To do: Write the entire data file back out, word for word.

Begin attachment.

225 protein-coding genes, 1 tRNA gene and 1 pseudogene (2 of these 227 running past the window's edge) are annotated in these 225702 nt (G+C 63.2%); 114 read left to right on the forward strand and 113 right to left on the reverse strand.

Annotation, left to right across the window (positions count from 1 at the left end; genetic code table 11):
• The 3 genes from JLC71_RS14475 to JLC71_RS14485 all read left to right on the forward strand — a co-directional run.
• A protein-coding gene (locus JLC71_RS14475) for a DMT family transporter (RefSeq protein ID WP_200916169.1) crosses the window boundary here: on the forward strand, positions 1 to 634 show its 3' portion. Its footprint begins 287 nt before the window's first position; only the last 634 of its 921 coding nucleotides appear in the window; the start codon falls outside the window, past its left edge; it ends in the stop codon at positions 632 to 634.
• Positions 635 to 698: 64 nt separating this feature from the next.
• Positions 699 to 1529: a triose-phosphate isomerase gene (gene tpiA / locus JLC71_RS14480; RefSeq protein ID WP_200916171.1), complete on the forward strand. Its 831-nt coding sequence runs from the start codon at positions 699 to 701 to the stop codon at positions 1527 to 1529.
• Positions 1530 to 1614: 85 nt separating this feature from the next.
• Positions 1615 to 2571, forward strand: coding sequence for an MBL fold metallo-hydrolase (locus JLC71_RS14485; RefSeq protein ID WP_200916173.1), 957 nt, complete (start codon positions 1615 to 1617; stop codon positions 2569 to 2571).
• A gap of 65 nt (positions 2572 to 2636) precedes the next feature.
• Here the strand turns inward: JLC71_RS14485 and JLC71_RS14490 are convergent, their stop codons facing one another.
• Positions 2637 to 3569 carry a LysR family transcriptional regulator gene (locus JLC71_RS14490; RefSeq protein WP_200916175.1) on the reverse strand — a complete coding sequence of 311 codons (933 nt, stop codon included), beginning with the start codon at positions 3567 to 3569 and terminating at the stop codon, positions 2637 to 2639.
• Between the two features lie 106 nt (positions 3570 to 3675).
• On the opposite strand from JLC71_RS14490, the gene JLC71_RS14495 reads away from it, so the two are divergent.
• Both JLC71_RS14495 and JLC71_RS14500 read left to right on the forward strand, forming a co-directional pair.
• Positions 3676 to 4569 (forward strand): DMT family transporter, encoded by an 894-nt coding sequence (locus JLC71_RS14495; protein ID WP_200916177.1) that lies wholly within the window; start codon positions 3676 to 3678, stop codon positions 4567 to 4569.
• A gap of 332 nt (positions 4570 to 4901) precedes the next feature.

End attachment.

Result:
225 protein-coding genes, 1 tRNA gene and 1 pseudogene (2 of these 227 running past the window's edge) are annotated in these 225702 nt (G+C 63.2%); 114 read left to right on the forward strand and 113 right to left on the reverse strand.

Annotation, left to right across the window (positions count from 1 at the left end; genetic code table 11):
• The 3 genes from JLC71_RS14475 to JLC71_RS14485 all read left to right on the forward strand — a co-directional run.
• A protein-coding gene (locus JLC71_RS14475) for a DMT family transporter (RefSeq protein ID WP_200916169.1) crosses the window boundary here: on the forward strand, positions 1 to 634 show its 3' portion. Its footprint begins 287 nt before the window's first position; only the last 634 of its 921 coding nucleotides appear in the window; the start codon falls outside the window, past its left edge; it ends in the stop codon at positions 632 to 634.
• Positions 635 to 698: 64 nt separating this feature from the next.
• Positions 699 to 1529: a triose-phosphate isomerase gene (gene tpiA / locus JLC71_RS14480; RefSeq protein ID WP_200916171.1), complete on the forward strand. Its 831-nt coding sequence runs from the start codon at positions 699 to 701 to the stop codon at positions 1527 to 1529.
• Positions 1530 to 1614: 85 nt separating this feature from the next.
• Positions 1615 to 2571, forward strand: coding sequence for an MBL fold metallo-hydrolase (locus JLC71_RS14485; RefSeq protein ID WP_200916173.1), 957 nt, complete (start codon positions 1615 to 1617; stop codon positions 2569 to 2571).
• A gap of 65 nt (positions 2572 to 2636) precedes the next feature.
• Here the strand turns inward: JLC71_RS14485 and JLC71_RS14490 are convergent, their stop codons facing one another.
• Positions 2637 to 3569 carry a LysR family transcriptional regulator gene (locus JLC71_RS14490; RefSeq protein WP_200916175.1) on the reverse strand — a complete coding sequence of 311 codons (933 nt, stop codon included), beginning with the start codon at positions 3567 to 3569 and terminating at the stop codon, positions 2637 to 2639.
• Between the two features lie 106 nt (positions 3570 to 3675).
• On the opposite strand from JLC71_RS14490, the gene JLC71_RS14495 reads away from it, so the two are divergent.
• Both JLC71_RS14495 and JLC71_RS14500 read left to right on the forward strand, forming a co-directional pair.
• Positions 3676 to 4569 (forward strand): DMT family transporter, encoded by an 894-nt coding sequence (locus JLC71_RS14495; protein ID WP_200916177.1) that lies wholly within the window; start codon positions 3676 to 3678, stop codon positions 4567 to 4569.
• A gap of 332 nt (positions 4570 to 4901) precedes the next feature.